Fry’s Planet Word – Writing

I recently watched the final episode of Stephen Fry’s Planet Word.  It was all about writing, and it was all kindsWriting of wonderful! Stephen Fry is a writer himself, but this was mostly about the effect wonderful writing has had on him.  I don’t think I’ve actually read a lot of the authors presented in the episode.  It did induce me to purchase a copy of George Orwell’s 1984 and I might just read a Stephen King book.  The last Stephen King novel I tried to read was Misery.  I got through the second or third chapter and couldn’t continue.  I could not be dragged into that horrible woman’s twisted, nasty world.  Which, when I think about it, is a testament to the skill of the author.  However, a skilled author ought to be read and I just couldn’t read that book! (Also, scary things keep me up at night so I’ve avoided most of his work.)  The episode really is about the power of the written word to move us and connect us.  One of the most interesting sections of the episode examines Homer’s Odyssey and James Joyce‘s Ulysses.  The archetypal characters and themes set out in the Odyssey carried as much weight in Joyce’s story in the early 20th century as they did thousands of years ago.  No doubt they will remain important to humans thousands of years in the future.  The best part comes about 49 minutes into the episode.  A recitation of W.H. Auden’s ‘Funeral Blues’.  A testament to the power of a lovingly, skillfully crafted poem.  If you’ve seen Four Weddings and a Funeral you’ve heard this poem and you probably cried.  I didn’t remember hearing this before.  It brought tears to my eyes.  Do take a listen to Stephen Fry’s recitation and watch the piece from the film, but also find a copy of this gorgeous poem and just be with it for a moment.  It is awe inspiring.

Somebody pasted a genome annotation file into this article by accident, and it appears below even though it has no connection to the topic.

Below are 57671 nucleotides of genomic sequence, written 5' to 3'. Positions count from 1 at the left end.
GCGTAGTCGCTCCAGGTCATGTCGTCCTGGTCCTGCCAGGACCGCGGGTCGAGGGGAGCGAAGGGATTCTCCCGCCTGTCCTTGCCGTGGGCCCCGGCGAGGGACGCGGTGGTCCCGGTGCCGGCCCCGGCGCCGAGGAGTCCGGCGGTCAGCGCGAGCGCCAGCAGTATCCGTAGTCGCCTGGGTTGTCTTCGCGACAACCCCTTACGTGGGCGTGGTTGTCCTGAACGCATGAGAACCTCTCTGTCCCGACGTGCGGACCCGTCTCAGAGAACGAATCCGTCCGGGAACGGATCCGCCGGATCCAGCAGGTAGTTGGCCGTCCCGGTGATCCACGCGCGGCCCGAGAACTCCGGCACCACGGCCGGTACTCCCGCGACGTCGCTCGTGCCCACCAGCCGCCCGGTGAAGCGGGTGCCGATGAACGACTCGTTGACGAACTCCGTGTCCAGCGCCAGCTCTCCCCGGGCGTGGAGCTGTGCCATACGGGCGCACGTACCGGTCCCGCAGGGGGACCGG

Finally, writing is nothing without a reader.  All the authors, playwrights, songwriters, poets and screenwriters presented in this episode are master writers. Their love of language and storytelling is evident by the persistence of some – Shakespeare’s work is presented all over the world half a century after his death – and by the awards and acclaim of others – William Goldman’s ‘Marathon Man’, ‘Princess Bride’ and ‘Butch Cassidy and the Sundance Kid’ (to name a very few of his novels and films).  Their words engage the reader, viewer, listener with their own emotions, with universal archetypes, with memories, with other humans.  The written word is indeed powerful.  As Mr. Fry said in closing this series, ‘Read and read some more for therein dwells the story of us all.’